Curry Interns Gain Confidence in Their Career Paths During SURP Program


By Leslie M. Booren & SURP Staff

Two interns, Astha Agarwal and Andrykah Smith, discuss the confidence they’ve gained in SURP and how they have changed their career trajectories.

The Summer Undergraduate Research Program (SURP) is a rigorous 10-week internship program funded by the U.S. Department of Education Institute of Education Sciences as part of the Virginia Education Sciences Training (VEST) pre-doctoral fellowship program.

SURP provides undergraduates with valuable research and professional development experiences under the guidance of UVA faculty. Interns are mentored by faculty and graduate student researchers while conducting research, attending workshops, taking a GRE preparation course, and presenting at a professional conference.

The Curry School of Education is continuing a Question and Answer series with the 2018 cohort of SURP interns that will be released throughout the summer. This series will highlight the SURP program, and the interns’ experiences, interests, and the research.

The interns highlighted here are working with Dr.s Khara Turnbull, Jason Downer and Amanda Williford along with their graduate student mentors Katie Smith, Sarah Wymer, and Renee Gallo at CASTL. The research project entitled “Understanding the Power of Preschool for Kindergarten Success (P2K)” has the goal of providing a better idea of what high-quality preschool education means in order to determine specific classroom experiences that increase kindergarten success for children.


412x412_Astha 3.JPGAstha Agarwal attends McGill University with a dual major in Psychology and Economics. Her long-term research interests include interventions to build resiliency in children who have suffered maltreatment or neglect.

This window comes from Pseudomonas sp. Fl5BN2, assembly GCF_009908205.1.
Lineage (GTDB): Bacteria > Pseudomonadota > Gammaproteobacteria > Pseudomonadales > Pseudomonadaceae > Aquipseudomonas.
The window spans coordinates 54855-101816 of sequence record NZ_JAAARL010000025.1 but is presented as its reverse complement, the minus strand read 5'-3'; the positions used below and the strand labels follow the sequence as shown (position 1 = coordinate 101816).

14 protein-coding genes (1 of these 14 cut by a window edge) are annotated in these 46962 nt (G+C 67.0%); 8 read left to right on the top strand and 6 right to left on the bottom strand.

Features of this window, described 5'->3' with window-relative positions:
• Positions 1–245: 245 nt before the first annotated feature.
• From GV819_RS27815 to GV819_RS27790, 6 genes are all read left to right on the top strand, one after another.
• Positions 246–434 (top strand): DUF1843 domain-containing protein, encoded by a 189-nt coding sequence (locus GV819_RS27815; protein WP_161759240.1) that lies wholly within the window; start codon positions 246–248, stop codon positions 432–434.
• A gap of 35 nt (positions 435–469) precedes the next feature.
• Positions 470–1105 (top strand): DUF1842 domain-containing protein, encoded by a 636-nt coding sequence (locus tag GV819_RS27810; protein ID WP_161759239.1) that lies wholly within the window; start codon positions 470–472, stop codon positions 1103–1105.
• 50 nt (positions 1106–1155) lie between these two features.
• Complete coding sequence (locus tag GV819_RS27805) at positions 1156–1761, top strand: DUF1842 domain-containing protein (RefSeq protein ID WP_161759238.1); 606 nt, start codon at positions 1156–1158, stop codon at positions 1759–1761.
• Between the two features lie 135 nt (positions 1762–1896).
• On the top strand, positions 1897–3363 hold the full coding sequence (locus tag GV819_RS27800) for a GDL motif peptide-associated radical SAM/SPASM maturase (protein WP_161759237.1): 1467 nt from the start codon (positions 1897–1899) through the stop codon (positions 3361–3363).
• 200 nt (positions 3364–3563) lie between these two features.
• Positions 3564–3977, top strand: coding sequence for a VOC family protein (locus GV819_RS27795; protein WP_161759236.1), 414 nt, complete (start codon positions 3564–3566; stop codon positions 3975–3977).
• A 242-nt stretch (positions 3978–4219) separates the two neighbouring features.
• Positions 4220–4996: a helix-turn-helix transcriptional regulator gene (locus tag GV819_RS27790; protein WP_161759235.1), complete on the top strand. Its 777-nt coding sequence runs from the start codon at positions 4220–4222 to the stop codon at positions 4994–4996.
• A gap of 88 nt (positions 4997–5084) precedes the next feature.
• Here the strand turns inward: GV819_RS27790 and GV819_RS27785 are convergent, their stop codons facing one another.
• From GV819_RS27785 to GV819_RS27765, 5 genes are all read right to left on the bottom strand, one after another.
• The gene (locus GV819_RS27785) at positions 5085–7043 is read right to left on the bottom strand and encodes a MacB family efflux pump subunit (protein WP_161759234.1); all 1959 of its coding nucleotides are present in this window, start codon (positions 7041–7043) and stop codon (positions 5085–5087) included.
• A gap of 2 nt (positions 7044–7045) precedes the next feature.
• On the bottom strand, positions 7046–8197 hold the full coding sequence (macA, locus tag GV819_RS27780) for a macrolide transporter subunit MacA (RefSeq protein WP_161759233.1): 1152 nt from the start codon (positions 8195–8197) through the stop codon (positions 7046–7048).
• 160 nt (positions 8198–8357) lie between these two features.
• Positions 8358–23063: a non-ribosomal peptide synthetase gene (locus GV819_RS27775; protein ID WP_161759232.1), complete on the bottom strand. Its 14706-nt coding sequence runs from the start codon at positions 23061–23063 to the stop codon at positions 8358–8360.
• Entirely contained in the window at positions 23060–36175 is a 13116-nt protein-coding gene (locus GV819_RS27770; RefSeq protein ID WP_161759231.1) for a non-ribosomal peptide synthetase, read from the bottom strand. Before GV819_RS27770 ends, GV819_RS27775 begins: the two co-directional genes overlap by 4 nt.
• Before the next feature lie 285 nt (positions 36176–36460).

Question: How has SURP helped you in thinking about your career?

Agarwal: I have really appreciated the career trajectory workshops. It’s made me step out of my comfort zone and put what I have going through my head 24/7 onto paper. The process of developing and revising this trajectory has made me think more clearly about my career path and also recognize that there isn’t just one right way to do everything. I always felt this pressure to go, go, go, but this program helped me realize that what’s right for someone else isn’t necessarily right for me. The connections in SURP and hearing about people’s experiences has been invaluable in this process for me!

Question: What has been the most valuable to you with SURP?

Agarwal: Before I came to SURP and the Curry School, I was the only person who wanted me to go to graduate school but since I’ve been here I feel like all these people want me to go. I no longer feel alone in reaching this goal! I have a lot of support now from people who can advise me on the whole graduate school process and going into a research career. And I’m more confident about my career. I know I can make decisions at the right times for myself and I think that at the end of the day that’s what’s going to count.


412x412_Andrykah 1.JPGAndrykah Smith attends North Carolina State University with a major in Psychology and a minor in Africana Studies. Her long-term research interests include educational equity and the achievement gap between white students and students of color. 

Question: How have you changed since starting SURP?

Smith: I would say that I feel more sure of myself, or more confident. I feel more confident in being independent as well. By being in Charlottesville by myself I’m gaining life skills in general, in addition to research skills. I’ve also seen changes in how I handle stress based on this program and what I’m learning in the research. I’m reading research about teacher stress and also thinking about ways to handle my own stress, like I would need to do in graduate school.

Question: How has SURP helped you think about your career path and where you’d like to end up?

Smith: SURP has helped me realize that research is something that I find interesting, but it may not be something I want to do right out of my undergrad. The program has helped me realize that I don’t want to get my Ph.D right away, but still keep it as an option for the future. I’m more interested in the application and practical side of psychology. So I may work to get my masters in school psychology and then work in a school. I’d like to use all these experiences to determine the best option for me in a long-term career.


Agarwal and Smith are the third group SURP interns interviewed in the 2018 series, and you can read more about the other interns on our alumni website.

For more information about SURP, please visit our website or email CurrySURP@virginia.edu